Volume 7, Issue 23 (vol.7, no. 23 2018)                   j.plant proc. func. 2018, 7(23): 97-110 | Back to browse issues page

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Dehghan Z, Movahhedi Dehnavi M, Balouchi H, Salihi A. Effect of salicylic acid on some physiological characteristics of common purslane (Portulaca oleracea L.) under NaCl stress. j.plant proc. func.. 2018; 7 (23) :97-110
URL: http://jispp.iut.ac.ir/article-1-348-en.html
1- Yasouj University
2- Yasouj University , movahhedi1354@yu.ac.ir
Abstract:   (1834 Views)

In order to evaluate the effects of salicylic acid on some physiological characteristics of common purslane (Portulacea oleracea L.) under NaCl stress, a factorial experiment based on completely randomized design with three replications was conducted in 2013 in research greenhouse of Faculty of Agriculture, University of Yasouj, Iran. Treatments were included of six levels of NaCl salinity (0, 60, 120, 180, 240 and 300 mM) and 3 levels of salicylic acid foliar application (0, 0.5 and 1 mM). In this experiment leaf proline, protein, chlorophyll, glycine betaine and total soluble sugars content, Fv/Fm and root to shoot weight were measured. Simple and interaction effects of salinity and salicylic acid were statistically significant for Fv/Fm, leaf protein, proline, soluble sugars, glycinebetaine and root and shoot dry weights. Salinity stress to 300 Mm, increased leaf proline (1.7 times) and glycine betaine (4.46 times). The using of salicylic acid decreased soluble sugars, proline and increased glycine betaine in most of the salinity levels. Salinity and salicylic acid in salinity levels decreased leaf protein. Salinity decreased root (75%) and shoot (72%) dry weights and also root to shoot ratio in higher salinity levels. Salicylic acid in lower salinity levels decreased root dry weight, but increased in higher salinity levels. Shoot dry weigh did not affected by salicylic acid. Generally, regarding to halophyte behavior of purslane, salicylic acid could positively effect on glycine betaine and root dry weight only in higher salinity levels.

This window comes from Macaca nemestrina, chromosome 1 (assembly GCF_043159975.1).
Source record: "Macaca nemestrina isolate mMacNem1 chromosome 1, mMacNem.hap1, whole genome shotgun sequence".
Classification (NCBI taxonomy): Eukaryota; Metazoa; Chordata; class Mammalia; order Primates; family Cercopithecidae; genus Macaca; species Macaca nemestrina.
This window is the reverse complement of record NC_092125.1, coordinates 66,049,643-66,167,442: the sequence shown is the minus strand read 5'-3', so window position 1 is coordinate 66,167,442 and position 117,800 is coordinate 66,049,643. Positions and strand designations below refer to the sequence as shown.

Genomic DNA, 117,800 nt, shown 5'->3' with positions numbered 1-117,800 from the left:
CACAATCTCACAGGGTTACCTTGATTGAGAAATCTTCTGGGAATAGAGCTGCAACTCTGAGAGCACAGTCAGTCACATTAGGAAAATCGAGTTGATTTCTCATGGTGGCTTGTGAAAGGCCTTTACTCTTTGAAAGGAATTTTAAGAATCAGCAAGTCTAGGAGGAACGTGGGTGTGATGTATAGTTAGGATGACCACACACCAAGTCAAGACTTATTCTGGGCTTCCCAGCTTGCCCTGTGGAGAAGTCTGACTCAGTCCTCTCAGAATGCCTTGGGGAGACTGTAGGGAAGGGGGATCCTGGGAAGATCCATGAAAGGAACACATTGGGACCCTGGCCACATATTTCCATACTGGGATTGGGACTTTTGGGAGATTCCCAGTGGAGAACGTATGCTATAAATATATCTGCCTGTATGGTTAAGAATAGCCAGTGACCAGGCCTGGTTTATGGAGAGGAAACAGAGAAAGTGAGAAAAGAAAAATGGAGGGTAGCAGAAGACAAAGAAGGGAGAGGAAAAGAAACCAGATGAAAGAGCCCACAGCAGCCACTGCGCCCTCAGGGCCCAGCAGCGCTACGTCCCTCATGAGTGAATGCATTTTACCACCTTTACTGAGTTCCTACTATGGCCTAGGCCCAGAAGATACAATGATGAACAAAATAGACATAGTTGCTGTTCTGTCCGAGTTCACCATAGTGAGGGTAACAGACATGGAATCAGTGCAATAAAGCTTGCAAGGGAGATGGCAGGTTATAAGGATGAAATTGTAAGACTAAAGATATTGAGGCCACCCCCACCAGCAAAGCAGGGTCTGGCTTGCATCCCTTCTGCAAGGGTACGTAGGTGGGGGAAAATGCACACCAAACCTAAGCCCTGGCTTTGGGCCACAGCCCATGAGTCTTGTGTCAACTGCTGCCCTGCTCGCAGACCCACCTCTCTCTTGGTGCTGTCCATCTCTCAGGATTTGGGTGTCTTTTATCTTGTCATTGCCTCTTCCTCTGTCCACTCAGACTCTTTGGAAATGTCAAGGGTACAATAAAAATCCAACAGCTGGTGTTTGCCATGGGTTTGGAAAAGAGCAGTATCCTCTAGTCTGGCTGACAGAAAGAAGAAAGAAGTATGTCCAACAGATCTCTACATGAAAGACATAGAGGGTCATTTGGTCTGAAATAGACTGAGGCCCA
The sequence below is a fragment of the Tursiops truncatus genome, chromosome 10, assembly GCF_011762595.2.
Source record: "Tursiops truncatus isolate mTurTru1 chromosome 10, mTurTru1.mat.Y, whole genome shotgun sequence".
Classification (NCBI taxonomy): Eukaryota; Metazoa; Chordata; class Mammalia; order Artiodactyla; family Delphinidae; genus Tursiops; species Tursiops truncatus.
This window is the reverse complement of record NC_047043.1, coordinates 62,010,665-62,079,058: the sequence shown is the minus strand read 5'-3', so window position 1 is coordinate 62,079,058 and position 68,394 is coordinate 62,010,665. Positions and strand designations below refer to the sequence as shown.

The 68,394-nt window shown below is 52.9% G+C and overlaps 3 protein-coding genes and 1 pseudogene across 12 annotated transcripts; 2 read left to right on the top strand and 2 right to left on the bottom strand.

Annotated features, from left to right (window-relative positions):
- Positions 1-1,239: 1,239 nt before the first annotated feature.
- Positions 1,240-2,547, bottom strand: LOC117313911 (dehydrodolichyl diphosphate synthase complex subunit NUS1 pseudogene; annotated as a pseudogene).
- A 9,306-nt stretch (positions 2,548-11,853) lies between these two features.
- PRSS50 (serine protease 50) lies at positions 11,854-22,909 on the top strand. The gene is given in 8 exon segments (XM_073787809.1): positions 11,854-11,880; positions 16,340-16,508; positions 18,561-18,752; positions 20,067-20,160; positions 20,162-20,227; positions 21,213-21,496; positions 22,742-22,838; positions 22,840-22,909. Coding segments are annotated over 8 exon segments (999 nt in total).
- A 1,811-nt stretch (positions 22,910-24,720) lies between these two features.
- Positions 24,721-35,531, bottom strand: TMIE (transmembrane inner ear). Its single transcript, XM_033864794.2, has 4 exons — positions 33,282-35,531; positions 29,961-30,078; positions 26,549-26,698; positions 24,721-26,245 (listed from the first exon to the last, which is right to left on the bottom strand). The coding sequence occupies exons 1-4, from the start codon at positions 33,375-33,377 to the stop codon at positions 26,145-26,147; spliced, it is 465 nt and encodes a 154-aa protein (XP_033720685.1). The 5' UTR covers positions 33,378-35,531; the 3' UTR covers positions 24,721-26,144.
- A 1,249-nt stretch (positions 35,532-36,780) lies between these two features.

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Type of Study: Research | Subject: Salt Stress
Received: 2016/03/4 | Accepted: 2016/10/19 | Published: 2018/05/13

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